• Washington Post Plays Host to Nuclear Studies Conversation and Debate

    July 11, 2014

    This week, the Washington Post's Monkey Cage blog played host to a series of posts discussing the future of nuclear studies. The discussion was kicked off by former Strauss Center Director Francis Gavin, who recently hosted a similar debate on H-Diplo, a prominent online journal focusing on issues of diplomacy, national security, and international history (for more information on that series of...

Strauss Center Distinguished Scholar and Clements Center Executive Director William Inboden reviews Dr. Marc Trachtenberg's book, The Cold War and After: History, Theory, and the Logic of International Politics in the most recent issue of the Journal of Strategic Studies. Though trained as an historian, Trachtenberg currently teaches in

This summer's issue of Political Science Quarterly features an article authored by Strauss Center Distinguished Scholar Zoltan Barany. In his piece, "Building National Armies after Civil War: Lessons from Bosnia, El Salvador, and Lebanon," Barany uses the three aforementioned case studies as a lens through which to analyze the processes by which states rebuild military capacity following conflict.

Distinguished Scholar Dr. Terri Givens is the co-author of a newly published book, Legislating Equality: The Politics of Antidiscrimination Policy in Europe (Oxford University Press, June 2014). Along with her co-author, Rhonda Evans Case, Givens argues that antidsicrimination policy in Europe began taking root in the 1980s, and developed along with the European Union throughout the 1990s. The book examines the role of institutions such as the European Parliament and Commission, as well as key pieces of legislation like the Racial Equality Directive of 2000. 

In a recent forum on H-Diplo, a prominent online journal focusing on issues of diplomacy, national security, and international history, leading scholars debated questions of interdisciplinary, policy-relevant methodology in the study of nuclear weapons. The conversation represented a continuation of the discussions initiated during the Strauss Center's Nuclear Studies Research Initiative inaugural conference in October 2013.

Strauss Center Distinguished Scholar Dr. Joshua Busby and his co-author, Dr. Ethan Kapstein, have been awarded the 2014 Don K. Price Book Award by the American Political Science Association (APSA) for their book, AIDS Drugs for All: Social Movements and Market Transformations (Cambridge University Press, 2013). The Don K. Price award is given yearly by the Science, Technology, and Environmental Politics (STEP) section of APSA for the best book published during the three years prior on one of these topics. The award will be officially announced during the 2014 annual APSA conference in Washington, D.C. this August.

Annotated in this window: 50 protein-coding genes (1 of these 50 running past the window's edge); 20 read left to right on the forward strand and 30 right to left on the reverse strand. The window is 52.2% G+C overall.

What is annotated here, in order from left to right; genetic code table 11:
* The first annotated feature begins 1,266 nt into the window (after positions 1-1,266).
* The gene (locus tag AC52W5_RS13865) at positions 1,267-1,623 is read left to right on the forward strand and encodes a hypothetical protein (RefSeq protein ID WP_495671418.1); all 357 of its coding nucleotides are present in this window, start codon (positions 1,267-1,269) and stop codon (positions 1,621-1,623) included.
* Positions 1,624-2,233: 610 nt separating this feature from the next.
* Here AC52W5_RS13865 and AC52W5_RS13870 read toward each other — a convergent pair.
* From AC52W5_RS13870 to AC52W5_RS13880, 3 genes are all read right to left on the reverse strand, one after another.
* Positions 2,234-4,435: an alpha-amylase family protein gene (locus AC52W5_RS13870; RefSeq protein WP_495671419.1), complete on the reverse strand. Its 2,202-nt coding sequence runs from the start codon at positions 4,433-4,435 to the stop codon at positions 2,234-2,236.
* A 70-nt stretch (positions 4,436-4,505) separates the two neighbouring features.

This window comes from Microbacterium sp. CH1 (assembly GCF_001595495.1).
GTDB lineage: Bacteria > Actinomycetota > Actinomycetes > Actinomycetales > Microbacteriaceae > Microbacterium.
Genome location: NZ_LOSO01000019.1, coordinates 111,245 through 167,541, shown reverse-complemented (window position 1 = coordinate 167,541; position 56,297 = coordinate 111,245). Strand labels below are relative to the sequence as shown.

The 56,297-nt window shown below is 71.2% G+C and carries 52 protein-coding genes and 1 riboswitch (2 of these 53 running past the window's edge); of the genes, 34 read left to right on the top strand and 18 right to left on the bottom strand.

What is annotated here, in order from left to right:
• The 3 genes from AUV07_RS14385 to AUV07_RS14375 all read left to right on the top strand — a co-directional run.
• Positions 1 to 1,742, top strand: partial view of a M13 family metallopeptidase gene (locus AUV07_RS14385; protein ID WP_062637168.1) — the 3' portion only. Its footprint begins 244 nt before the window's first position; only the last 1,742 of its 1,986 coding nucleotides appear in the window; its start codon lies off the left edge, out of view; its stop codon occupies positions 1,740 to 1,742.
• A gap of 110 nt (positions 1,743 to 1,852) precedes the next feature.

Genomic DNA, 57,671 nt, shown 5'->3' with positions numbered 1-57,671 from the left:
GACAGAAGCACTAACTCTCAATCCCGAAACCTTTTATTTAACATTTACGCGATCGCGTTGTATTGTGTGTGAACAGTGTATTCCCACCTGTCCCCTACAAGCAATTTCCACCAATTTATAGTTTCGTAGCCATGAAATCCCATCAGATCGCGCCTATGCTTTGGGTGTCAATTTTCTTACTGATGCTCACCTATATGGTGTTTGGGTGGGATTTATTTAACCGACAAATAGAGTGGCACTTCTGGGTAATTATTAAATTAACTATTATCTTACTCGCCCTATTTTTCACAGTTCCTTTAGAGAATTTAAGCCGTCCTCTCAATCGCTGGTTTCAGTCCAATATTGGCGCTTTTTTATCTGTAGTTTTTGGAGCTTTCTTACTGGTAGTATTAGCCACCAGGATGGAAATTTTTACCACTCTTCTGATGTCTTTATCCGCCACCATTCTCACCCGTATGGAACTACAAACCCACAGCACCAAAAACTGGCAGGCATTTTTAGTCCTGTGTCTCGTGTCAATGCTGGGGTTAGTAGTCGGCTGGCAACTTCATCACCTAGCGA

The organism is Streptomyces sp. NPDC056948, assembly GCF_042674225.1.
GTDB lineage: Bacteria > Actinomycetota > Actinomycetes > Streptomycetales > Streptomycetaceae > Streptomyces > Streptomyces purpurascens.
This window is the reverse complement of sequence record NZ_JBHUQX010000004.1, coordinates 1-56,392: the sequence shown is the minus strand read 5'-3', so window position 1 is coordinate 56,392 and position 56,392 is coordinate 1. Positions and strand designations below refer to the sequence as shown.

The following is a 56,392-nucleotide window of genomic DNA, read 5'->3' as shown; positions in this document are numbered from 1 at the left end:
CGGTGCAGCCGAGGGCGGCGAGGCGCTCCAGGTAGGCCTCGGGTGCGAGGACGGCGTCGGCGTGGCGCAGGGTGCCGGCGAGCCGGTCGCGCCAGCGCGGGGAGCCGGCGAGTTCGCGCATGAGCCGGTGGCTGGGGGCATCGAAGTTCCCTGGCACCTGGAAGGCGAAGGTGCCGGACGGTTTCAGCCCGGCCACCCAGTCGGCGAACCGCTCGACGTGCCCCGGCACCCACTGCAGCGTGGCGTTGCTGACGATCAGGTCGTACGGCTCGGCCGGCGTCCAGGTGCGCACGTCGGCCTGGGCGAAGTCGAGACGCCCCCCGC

Distinguished Scholars of the Strauss Center were active this spring in conducting research, publishing books and edited volumes, penning op-eds, and appearing on media outlets to discuss a number of issues, including counterinsurgency, terrorism, the ongoing crisis in Ukraine, the Authorization for Use of Military Force, defense industry reform, and the threat of climate change, among other topics. Below is a sampling of some of their recent work.

In CCAPS Student Working Paper No. 5, a group of students led by Dr. Jennifer Bussell explores the causes of variation in government policies to reduce the risk of, prepare for, and respond to natural disasters. While the report focuses on ten case studies within Africa, many policymakers will find that the analysis can be useful to a broader set of cases, particularly in developing countries.

Strauss Center Distinguished Scholar Scott Wolford recently co-authored an article in International Theory (March 2014), with Moonhawk Kim of the University of Colorado at Boulder. Titled, "Choosing anarchy: institutional alternatives and the global order," the article explores the notion of anarchy, and finds that often anarchy is a deliberate choice entered into by states. 

Starting in May 2014, the Armed Conflict Location & Event Data (ACLED) Project will release weekly updates of its real-time data on armed conflict in 30 high-risk African countries. On Monday afternoons, the Climate Change and African Political Stability (CCAPS) program will post the updated conflict data for download via the CCAPS ACLED page and the CCAPS mapping tool.

At the conclusion of the spring semester, Strauss Center Distinguished Scholar and UT Professor Joshua Bubsy and students in the Major Economies and Climate Change Research Group presented the results of their Policy Research Project (PRP) on climate change mitigation. The PRP, conducted during the academic year by a group of 18 graduate students led by Dr. Busby, focused on major economies and sectoral approaches to addressing climate change.

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